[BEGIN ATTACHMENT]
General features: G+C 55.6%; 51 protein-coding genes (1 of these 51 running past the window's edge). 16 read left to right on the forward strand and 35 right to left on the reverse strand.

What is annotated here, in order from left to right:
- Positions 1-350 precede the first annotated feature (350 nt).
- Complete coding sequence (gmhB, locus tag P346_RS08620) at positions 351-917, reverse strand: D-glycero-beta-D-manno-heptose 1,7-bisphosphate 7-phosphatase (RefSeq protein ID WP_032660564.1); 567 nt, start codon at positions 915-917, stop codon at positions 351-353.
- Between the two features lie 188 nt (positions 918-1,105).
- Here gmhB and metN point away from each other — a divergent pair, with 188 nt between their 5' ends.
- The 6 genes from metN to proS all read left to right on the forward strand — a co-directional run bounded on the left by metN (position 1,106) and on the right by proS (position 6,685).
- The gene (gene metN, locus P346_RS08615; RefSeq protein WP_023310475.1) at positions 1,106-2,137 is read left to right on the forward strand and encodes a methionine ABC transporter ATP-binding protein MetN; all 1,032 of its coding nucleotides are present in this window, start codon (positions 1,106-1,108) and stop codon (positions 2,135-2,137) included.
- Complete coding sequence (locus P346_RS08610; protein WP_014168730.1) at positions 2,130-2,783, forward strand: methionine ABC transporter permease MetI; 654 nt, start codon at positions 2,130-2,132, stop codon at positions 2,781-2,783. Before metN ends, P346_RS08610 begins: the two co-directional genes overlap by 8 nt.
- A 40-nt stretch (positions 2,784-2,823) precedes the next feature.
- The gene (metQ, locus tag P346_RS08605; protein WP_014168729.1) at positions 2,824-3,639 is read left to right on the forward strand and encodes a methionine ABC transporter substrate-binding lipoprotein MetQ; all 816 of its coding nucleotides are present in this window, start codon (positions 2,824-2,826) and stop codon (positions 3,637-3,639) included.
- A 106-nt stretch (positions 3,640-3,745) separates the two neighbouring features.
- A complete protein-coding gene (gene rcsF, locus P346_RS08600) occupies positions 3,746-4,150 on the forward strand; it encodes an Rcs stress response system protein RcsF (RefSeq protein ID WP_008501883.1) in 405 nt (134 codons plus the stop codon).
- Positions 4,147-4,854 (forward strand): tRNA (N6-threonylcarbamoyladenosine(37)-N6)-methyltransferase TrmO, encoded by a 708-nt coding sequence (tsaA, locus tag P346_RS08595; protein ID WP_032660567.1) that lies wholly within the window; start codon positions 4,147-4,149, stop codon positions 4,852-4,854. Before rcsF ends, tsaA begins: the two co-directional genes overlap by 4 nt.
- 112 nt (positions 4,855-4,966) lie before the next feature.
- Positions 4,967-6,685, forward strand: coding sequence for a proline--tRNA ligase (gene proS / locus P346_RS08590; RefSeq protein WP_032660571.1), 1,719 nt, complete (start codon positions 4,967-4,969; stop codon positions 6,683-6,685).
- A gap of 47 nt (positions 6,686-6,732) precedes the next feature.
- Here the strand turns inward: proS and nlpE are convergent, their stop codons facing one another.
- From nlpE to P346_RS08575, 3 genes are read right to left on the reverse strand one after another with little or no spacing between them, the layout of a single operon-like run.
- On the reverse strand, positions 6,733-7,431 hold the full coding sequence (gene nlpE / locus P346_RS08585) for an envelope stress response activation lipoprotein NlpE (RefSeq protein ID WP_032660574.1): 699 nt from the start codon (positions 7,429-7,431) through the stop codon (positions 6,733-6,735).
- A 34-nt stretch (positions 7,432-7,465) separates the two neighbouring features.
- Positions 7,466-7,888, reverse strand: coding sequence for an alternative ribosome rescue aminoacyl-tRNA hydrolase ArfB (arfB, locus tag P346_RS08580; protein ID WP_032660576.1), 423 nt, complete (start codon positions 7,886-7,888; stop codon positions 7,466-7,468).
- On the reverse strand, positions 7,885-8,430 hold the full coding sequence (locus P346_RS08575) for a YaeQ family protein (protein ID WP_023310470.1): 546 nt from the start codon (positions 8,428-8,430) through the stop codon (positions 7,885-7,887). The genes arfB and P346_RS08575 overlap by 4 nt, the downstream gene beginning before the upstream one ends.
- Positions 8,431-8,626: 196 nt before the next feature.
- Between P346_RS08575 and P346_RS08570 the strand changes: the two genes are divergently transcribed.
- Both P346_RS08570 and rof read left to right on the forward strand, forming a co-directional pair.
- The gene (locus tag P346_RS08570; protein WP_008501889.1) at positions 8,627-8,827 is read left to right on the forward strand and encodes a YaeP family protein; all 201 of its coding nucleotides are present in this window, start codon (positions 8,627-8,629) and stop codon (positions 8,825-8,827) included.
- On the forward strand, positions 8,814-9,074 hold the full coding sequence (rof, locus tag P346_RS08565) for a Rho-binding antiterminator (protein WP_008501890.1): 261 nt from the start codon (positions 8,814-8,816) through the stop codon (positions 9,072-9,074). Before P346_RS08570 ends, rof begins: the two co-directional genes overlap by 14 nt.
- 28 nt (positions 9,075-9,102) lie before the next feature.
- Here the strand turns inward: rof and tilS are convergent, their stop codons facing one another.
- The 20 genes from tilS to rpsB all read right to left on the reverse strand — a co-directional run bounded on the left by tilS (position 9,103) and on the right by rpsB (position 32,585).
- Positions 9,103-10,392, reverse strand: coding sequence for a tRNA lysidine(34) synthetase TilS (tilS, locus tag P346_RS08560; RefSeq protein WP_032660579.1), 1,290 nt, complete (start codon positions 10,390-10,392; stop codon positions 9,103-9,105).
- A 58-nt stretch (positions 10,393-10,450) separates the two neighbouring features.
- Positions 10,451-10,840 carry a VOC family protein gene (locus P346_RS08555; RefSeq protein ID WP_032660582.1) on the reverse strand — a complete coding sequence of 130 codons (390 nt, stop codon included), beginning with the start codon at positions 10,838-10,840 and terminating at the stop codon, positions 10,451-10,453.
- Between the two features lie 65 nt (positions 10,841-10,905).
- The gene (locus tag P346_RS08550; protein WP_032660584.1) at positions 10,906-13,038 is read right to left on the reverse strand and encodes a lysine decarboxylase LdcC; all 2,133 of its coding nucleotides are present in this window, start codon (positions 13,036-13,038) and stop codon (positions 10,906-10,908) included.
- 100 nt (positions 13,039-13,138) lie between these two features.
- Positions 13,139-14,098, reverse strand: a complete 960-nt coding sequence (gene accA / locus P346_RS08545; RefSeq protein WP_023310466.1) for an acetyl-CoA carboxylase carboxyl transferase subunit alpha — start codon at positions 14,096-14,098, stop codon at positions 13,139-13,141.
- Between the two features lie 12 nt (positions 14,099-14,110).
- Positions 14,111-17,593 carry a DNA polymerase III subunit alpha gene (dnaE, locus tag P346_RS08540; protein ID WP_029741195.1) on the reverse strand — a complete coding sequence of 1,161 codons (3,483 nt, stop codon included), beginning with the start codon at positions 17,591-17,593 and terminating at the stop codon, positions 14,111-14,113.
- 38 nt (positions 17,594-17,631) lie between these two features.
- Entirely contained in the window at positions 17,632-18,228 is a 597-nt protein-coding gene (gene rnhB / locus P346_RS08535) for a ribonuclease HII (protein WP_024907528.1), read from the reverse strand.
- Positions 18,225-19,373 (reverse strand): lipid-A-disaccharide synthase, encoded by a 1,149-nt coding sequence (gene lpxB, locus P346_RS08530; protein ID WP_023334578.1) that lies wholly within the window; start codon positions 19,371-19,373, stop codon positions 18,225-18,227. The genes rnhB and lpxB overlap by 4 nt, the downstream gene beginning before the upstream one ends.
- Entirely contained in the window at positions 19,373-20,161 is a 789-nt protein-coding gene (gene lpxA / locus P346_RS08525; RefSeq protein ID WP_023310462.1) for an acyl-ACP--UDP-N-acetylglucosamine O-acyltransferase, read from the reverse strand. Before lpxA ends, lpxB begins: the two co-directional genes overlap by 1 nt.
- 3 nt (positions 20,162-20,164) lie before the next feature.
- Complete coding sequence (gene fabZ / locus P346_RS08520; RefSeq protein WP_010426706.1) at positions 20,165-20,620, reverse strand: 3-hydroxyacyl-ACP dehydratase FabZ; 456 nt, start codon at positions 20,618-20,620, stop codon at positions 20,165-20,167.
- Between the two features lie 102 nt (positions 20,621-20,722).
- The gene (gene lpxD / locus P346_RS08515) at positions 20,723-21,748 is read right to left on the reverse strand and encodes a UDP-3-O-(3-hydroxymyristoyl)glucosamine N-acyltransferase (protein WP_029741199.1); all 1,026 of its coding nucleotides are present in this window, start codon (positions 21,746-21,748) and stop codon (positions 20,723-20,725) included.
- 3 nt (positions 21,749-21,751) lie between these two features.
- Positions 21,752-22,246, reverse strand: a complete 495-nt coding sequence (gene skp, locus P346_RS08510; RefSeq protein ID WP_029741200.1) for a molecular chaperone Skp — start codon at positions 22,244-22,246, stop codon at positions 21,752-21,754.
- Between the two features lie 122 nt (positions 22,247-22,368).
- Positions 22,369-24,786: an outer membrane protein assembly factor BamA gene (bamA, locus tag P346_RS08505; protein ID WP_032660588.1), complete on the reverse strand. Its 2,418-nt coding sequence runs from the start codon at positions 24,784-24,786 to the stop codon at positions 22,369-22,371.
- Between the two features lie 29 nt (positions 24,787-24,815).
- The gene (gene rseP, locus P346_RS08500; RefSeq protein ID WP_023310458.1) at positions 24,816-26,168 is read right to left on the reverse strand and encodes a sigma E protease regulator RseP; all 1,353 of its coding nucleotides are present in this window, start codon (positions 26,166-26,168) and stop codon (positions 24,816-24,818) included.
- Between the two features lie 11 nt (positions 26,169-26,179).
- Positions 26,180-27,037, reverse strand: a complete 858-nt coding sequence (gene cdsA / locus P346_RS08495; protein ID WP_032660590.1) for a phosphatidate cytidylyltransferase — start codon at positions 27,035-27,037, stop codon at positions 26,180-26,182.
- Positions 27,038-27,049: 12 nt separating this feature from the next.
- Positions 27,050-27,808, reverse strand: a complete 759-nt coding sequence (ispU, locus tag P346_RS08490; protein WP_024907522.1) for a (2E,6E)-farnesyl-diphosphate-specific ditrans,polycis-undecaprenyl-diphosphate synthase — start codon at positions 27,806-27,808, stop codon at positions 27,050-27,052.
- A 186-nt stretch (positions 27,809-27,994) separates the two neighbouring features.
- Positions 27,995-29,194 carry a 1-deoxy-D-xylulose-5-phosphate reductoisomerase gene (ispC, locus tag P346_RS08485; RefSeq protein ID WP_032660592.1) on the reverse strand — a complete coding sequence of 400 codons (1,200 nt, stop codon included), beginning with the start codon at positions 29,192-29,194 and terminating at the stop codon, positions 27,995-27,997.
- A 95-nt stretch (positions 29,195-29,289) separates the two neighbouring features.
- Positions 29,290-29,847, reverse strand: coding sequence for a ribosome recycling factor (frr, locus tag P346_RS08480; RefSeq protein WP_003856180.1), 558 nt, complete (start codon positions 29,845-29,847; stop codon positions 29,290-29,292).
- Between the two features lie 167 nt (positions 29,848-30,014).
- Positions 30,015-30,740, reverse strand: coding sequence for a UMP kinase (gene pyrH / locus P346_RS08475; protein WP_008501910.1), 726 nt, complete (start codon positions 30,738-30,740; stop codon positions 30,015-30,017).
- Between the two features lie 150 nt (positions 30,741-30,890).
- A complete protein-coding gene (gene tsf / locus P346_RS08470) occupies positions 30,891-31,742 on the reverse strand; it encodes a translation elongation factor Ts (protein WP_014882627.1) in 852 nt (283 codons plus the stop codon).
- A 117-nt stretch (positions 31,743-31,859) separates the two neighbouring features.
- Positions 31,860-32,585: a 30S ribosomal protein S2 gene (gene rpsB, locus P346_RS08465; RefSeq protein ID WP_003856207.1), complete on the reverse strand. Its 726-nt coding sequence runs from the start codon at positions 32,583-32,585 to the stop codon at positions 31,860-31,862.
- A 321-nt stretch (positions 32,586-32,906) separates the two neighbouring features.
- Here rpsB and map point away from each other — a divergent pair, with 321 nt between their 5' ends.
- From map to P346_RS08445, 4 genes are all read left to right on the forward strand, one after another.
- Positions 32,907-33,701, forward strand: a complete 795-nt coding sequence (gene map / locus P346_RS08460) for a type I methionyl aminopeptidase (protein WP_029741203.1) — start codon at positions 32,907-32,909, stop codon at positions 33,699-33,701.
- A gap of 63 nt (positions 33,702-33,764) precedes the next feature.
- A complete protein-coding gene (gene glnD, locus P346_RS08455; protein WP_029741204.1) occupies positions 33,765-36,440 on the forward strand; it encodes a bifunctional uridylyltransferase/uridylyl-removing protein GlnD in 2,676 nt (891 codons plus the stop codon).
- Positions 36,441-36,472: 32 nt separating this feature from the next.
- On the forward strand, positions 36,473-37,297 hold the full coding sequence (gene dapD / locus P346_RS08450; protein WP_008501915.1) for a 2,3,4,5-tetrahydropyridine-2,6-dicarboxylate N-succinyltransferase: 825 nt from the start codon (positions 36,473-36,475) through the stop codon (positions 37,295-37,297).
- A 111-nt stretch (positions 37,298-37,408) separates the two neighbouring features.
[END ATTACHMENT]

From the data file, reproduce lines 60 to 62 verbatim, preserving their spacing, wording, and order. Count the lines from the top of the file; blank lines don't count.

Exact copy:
- Positions 27,995-29,194 carry a 1-deoxy-D-xylulose-5-phosphate reductoisomerase gene (ispC, locus tag P346_RS08485; RefSeq protein ID WP_032660592.1) on the reverse strand — a complete coding sequence of 400 codons (1,200 nt, stop codon included), beginning with the start codon at positions 29,192-29,194 and terminating at the stop codon, positions 27,995-27,997.
- A 95-nt stretch (positions 29,195-29,289) separates the two neighbouring features.
- Positions 29,290-29,847, reverse strand: coding sequence for a ribosome recycling factor (frr, locus tag P346_RS08480; RefSeq protein WP_003856180.1), 558 nt, complete (start codon positions 29,845-29,847; stop codon positions 29,290-29,292).